With an interest in the game’s best hitters and pitchers, it became a curious thought to research some of the outstanding hitters in baseball and find what pitcher struck out certain hitters the most during their long, distinguished careers.
Musial for example played 22 years in the majors and the pitcher who struck him out most often was Warren Spahn. The Hall of Fame left-handed hurler fanned Musial 29 times during their many battles. That number may seem high, but during the era these two stars played (1940s through the 1960s), hitters and pitchers faced each other frequently. There were only eight teams in each league, so a batter was pitted against only seven opposing teams during the regular season. In the case of Musial, he stepped into the batter’s box more than 375 times against Spahn, and hit .319 against him with 17 homers and 50 walks.
Famed pitching great Bob Feller was known for his blazing fastball and once struck out 346 batters in a season and led the American League in strikeouts on seven occasions. He also is the pitcher who struck out Joe DiMaggio the most times, sending the right-handed hitter back to the bench 12 times during their more than 200 confrontations against each other. No other pitcher struck out DiMaggio 10 or more times—Dutch Leonard and Early Wynn trail Feller with nine whiffs against the Yankee legend. DiMaggio, who rarely went down on strikes during his career, hit .342 against Feller with 11 home runs in 193 at-bats. The fleet-footed center fielder clubbed 361 homers during his 13-year major league career and struck out only 369 times.
“DiMaggio was the greatest all-around player I ever saw,” Feller said years ago. “He could hit for average and power and he ran the bases flawlessly. Plus he was the best defensive outfielder in the game. He had great instincts and a strong, accurate arm. He rarely struck out, always making contact and coming through with clutch hits. You couldn’t face him thinking you could strike him out. If you did, you would lose that battle. I was wild early in my career and battled DiMaggio every time we faced each other. He didn’t strikeout a lot nor did he walk many times. He probably got most of his walks against me,” Feller said with a laugh. “I think I could have won a few more battles against him if my control was a little sharper, but he was a great hitter. He and Ted Williams were the best hitters I ever faced.”
Feller also pointed out that in the era he played, batters did not strike out as much as they do in the current generation and often the league leader in strikeouts, fanned fewer than 100 times.
It’s interesting to see who won the battles between two great stars—Hank Aaron went down on strikes against Don Drysdale 47 times, but also victimized the Dodger right-hander for 17 home runs.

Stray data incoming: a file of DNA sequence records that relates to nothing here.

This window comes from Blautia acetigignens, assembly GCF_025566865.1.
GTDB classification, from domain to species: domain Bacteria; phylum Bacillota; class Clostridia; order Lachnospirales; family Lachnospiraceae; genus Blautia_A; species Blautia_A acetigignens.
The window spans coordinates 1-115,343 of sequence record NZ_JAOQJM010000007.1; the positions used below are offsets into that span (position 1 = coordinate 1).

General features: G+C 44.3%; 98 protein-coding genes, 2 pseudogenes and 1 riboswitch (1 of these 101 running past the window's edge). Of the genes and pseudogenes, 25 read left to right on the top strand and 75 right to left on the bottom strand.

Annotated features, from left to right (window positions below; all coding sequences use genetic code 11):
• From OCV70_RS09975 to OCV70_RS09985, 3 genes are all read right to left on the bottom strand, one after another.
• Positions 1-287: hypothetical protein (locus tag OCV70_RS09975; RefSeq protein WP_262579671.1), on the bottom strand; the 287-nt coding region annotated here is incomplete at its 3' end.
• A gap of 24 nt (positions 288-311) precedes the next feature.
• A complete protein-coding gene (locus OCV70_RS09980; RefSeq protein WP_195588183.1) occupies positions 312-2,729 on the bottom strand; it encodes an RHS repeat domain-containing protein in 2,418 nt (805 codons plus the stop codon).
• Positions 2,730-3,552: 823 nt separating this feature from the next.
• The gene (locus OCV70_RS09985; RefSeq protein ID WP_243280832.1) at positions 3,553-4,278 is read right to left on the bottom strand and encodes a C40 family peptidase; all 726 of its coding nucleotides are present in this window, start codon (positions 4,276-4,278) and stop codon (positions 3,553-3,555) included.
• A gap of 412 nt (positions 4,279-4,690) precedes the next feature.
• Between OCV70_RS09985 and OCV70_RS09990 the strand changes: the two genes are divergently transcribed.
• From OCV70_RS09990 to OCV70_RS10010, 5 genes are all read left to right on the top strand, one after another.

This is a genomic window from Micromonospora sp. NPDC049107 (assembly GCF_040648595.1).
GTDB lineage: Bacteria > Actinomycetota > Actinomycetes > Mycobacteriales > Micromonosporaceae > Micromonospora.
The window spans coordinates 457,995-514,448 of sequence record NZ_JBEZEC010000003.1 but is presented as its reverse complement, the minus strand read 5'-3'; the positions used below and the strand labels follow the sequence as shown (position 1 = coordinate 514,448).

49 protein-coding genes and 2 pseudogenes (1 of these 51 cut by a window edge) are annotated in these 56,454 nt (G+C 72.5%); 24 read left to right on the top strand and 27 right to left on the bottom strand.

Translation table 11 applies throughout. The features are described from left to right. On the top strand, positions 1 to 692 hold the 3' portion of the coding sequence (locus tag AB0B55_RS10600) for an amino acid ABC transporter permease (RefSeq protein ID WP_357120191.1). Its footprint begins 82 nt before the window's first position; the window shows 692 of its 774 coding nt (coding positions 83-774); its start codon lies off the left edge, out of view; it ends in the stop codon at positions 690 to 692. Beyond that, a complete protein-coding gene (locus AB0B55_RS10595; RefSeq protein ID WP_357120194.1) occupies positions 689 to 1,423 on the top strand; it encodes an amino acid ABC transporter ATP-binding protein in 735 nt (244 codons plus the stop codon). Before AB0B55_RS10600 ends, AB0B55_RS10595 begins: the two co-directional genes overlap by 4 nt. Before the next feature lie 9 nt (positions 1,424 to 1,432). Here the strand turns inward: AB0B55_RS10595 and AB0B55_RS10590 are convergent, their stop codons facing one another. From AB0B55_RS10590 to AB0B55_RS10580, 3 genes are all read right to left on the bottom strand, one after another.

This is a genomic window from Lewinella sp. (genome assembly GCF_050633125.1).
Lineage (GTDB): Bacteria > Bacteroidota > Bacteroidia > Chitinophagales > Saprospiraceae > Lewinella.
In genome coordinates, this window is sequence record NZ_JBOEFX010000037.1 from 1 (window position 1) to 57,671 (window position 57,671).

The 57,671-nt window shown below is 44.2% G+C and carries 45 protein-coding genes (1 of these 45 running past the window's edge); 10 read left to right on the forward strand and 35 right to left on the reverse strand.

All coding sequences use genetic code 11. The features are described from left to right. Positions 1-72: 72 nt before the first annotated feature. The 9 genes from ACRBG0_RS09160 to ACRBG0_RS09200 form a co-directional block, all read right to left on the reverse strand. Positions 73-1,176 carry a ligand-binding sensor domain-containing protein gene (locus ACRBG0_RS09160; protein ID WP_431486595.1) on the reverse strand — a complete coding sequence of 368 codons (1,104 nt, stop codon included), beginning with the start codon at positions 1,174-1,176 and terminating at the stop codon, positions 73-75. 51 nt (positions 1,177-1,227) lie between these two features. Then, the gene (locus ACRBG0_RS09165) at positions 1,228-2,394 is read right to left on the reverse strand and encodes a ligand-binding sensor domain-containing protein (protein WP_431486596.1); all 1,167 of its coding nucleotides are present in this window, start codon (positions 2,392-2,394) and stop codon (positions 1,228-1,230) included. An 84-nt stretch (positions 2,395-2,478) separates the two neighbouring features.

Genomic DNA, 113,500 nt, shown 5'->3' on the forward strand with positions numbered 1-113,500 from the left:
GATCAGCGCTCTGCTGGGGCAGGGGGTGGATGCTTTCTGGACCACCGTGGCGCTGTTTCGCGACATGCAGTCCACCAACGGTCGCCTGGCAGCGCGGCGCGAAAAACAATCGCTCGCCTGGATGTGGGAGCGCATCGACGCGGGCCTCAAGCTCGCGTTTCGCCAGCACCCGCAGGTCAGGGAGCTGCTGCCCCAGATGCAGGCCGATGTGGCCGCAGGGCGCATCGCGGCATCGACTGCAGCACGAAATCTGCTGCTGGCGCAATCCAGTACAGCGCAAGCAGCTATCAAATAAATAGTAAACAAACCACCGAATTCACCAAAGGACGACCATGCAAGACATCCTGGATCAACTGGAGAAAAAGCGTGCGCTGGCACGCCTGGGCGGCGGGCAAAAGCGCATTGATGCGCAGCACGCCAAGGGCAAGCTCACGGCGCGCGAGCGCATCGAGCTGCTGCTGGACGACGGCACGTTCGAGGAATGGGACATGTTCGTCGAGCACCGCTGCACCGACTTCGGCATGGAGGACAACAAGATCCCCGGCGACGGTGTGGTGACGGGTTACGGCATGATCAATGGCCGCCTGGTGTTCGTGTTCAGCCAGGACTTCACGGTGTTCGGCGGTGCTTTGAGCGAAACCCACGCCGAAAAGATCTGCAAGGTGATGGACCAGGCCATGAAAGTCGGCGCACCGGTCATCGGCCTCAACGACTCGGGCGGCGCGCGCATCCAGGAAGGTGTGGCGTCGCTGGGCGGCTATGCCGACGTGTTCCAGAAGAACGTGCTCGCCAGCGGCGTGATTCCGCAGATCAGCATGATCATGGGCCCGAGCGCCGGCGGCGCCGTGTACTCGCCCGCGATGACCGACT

Tony Gwynn, who played in an era when strikeouts were common, finished his career with a .338 batting average and captured eight N.L. hitting titles. He was the consummate contact hitter who accumulated 3,141 lifetime hits while fanning only 434 times in 10,232 plate appearances. The pitcher who struck out Gwynn the most was Nolan Ryan with nine!
Among the players listed in the chart provided below, the batter with the most strikeouts against a single pitcher is Reggie Jackson, who went down swinging 49 times against Bert Blyleven. Jackson holds the career mark with 2,597 strikeouts and whiffed 100 or more times in a season 18 times. Besides Blyleven’s 49 Ks against Mr. October, 10 other pitchers fanned him 20 or more times, including Jim Kaat (27), Rudy May (25), Wilbur Wood (25), Mickey Lolich (23), Fritz Peterson (23), Gaylord Perry (22), Nolan Ryan (22), Jack Morris (20), Paul Splittorff (20) and Luis Tiant (20). Jackson also clubbed 49 of his 563 career home runs against these hurlers.
Hall of Famer Billy Williams was one of the top hitters in the N.L. during the 1960s and early ’70s, finishing second in the MVP race twice—losing both times to Johnny Bench—and belted 426 home runs. Williams struck out 1,046 times in his career with a single-season high mark of 84.
At the plate as a left-handed batter, he was known as “Sweet-swinging Billy Williams” for his smooth stroke that helped him finish his career with 2,711 hits, five seasons with a batting average of .300 or higher, including a league-leading .333 mark in 1972, and 948 extra-base hits.
“I had a good swing and quickness,” Williams said. “I could put the bat on the ball because I learned to hit to the opposite field. A lot of players can’t make that adjustment and it leads to many strikeouts. If a player has good eye-hand coordination, he can improve his average and cut down on his strikeouts. Sometimes, he can raise his average if he learns to go with the pitch. Most guys want to pull the ball. It’s tough to teach them to hit the other way.”
Asked why strikeouts are more common, Williams said: “The game is tougher for hitters today because they don’t see the same pitcher in a game that much. They face the starter a couple of times, maybe three times and then they usually face a couple of relievers late in the game.
“Not only do they face multiple pitchers every game, but they have to be aware of more types of pitches—splitters, two-seam fastballs, four-seam fastballs, cutters, sliders, curveballs, changeups. In my time, if a pitcher fell behind in the count, the hitter knew a fastball was coming. Today, the pitchers throw any pitch at any time in the count, so hitters have to really be ready. And if the batter falls behind in the count, then it becomes even tougher to make contact.”
The pitcher who fanned Williams the most was Juan Marichal with 22 punch-outs against him. The only other pitcher to reach 20 strikeouts against Williams was former Pirates pitcher Bob Veale, who fanned him 20 times.
Below is a list of some of the great hitters in the game and the pitchers who struck them out the most.